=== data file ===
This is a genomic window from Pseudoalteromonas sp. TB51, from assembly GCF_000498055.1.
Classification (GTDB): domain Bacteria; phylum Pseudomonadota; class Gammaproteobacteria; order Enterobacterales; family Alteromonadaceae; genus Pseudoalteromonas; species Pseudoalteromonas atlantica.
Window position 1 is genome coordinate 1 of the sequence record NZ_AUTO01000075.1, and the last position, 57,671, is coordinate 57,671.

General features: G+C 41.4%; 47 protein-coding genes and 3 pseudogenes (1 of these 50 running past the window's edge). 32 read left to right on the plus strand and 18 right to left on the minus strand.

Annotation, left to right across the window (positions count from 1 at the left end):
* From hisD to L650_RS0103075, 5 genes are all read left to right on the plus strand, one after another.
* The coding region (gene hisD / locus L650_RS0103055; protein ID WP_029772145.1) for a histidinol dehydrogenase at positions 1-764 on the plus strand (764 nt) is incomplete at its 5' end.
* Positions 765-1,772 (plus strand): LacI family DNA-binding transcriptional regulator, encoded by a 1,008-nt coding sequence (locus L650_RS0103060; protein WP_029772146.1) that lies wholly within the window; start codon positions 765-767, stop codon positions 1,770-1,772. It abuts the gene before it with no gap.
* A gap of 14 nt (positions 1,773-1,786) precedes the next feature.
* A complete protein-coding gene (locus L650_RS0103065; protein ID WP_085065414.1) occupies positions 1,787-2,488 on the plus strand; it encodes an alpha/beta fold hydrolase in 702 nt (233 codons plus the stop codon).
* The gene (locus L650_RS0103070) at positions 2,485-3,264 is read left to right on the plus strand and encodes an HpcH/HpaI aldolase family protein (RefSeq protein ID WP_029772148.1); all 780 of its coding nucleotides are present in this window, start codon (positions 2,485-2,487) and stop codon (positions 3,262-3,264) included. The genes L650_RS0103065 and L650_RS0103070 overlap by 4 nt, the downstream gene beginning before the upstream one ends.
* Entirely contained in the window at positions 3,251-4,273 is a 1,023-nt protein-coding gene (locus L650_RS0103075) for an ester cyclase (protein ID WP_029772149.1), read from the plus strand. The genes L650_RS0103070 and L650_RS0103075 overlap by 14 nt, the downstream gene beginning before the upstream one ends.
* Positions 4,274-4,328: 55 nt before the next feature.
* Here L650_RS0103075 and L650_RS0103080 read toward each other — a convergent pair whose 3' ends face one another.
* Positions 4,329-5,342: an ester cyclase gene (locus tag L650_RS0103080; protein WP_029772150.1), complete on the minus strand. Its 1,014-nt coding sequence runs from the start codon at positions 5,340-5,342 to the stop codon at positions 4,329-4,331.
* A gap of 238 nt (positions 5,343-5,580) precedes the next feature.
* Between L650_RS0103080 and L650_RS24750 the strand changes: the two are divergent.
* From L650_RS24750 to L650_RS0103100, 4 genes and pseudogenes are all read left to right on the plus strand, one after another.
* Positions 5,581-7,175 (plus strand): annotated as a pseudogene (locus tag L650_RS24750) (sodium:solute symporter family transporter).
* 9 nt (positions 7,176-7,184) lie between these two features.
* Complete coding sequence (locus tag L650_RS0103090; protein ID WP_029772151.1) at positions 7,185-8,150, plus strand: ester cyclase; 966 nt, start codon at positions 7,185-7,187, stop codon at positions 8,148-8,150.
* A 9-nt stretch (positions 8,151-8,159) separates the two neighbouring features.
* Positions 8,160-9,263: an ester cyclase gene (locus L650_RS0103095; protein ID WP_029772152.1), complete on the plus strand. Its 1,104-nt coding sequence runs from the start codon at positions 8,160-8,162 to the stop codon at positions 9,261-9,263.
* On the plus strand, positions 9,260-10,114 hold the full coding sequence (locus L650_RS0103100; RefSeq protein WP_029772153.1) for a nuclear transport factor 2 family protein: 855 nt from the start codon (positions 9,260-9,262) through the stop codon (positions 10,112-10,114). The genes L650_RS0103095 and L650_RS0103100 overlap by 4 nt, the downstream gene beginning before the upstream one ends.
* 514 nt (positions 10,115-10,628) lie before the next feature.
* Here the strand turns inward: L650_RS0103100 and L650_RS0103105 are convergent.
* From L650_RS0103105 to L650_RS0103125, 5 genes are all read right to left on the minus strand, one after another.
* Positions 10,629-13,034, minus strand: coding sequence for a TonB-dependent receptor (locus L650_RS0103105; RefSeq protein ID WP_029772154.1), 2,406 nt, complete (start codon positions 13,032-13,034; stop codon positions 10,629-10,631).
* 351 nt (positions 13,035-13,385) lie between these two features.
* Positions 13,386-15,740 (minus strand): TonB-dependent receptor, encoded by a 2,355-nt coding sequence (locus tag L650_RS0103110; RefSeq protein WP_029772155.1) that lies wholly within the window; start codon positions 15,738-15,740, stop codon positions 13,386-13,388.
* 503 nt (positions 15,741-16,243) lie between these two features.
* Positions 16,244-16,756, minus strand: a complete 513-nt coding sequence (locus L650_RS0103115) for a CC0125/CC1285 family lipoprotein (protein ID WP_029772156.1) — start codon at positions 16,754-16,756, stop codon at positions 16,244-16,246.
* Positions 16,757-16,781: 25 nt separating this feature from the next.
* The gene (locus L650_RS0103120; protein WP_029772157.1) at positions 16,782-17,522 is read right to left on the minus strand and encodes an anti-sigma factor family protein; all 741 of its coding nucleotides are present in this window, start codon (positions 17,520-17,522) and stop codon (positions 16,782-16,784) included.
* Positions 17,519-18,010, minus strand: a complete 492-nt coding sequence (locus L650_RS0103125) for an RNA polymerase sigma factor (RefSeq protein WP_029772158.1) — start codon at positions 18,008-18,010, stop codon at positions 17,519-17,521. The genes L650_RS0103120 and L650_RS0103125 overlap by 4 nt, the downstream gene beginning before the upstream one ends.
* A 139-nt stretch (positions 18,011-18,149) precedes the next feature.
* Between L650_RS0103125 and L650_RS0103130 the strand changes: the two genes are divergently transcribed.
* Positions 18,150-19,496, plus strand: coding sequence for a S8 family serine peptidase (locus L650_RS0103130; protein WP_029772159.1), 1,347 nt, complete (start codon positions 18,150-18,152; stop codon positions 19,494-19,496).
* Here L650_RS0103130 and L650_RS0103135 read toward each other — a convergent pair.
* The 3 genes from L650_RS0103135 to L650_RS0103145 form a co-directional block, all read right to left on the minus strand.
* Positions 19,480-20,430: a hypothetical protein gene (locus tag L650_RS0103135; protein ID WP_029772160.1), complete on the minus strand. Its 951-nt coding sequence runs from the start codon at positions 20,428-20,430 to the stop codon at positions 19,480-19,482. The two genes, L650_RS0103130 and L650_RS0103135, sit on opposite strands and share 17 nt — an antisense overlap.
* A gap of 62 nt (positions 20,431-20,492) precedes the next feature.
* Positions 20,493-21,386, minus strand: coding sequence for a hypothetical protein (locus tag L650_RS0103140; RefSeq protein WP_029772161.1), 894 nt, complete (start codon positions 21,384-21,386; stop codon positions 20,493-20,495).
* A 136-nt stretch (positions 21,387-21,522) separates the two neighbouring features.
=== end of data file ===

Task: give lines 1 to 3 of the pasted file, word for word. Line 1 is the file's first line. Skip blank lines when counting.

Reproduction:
This is a genomic window from Pseudoalteromonas sp. TB51, from assembly GCF_000498055.1.
Classification (GTDB): domain Bacteria; phylum Pseudomonadota; class Gammaproteobacteria; order Enterobacterales; family Alteromonadaceae; genus Pseudoalteromonas; species Pseudoalteromonas atlantica.
Window position 1 is genome coordinate 1 of the sequence record NZ_AUTO01000075.1, and the last position, 57,671, is coordinate 57,671.